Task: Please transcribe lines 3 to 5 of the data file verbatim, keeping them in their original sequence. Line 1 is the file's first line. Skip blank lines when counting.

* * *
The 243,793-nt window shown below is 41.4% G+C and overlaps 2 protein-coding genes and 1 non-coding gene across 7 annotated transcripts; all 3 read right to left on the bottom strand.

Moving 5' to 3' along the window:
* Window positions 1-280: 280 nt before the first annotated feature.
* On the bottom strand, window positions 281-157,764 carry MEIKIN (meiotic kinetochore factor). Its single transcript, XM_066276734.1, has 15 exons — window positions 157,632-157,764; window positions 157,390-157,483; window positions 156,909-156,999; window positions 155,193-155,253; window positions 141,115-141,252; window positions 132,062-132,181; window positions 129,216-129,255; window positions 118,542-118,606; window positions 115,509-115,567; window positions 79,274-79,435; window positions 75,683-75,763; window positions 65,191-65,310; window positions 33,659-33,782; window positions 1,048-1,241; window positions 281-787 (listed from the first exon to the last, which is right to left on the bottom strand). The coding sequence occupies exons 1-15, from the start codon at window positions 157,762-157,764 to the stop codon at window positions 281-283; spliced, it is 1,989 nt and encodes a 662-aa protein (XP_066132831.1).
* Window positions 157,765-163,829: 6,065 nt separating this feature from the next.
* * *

* Window positions 1-280: 280 nt before the first annotated feature.
* On the bottom strand, window positions 281-157,764 carry MEIKIN (meiotic kinetochore factor). Its single transcript, XM_066276734.1, has 15 exons — window positions 157,632-157,764; window positions 157,390-157,483; window positions 156,909-156,999; window positions 155,193-155,253; window positions 141,115-141,252; window positions 132,062-132,181; window positions 129,216-129,255; window positions 118,542-118,606; window positions 115,509-115,567; window positions 79,274-79,435; window positions 75,683-75,763; window positions 65,191-65,310; window positions 33,659-33,782; window positions 1,048-1,241; window positions 281-787 (listed from the first exon to the last, which is right to left on the bottom strand). The coding sequence occupies exons 1-15, from the start codon at window positions 157,762-157,764 to the stop codon at window positions 281-283; spliced, it is 1,989 nt and encodes a 662-aa protein (XP_066132831.1).
* Window positions 157,765-163,829: 6,065 nt separating this feature from the next.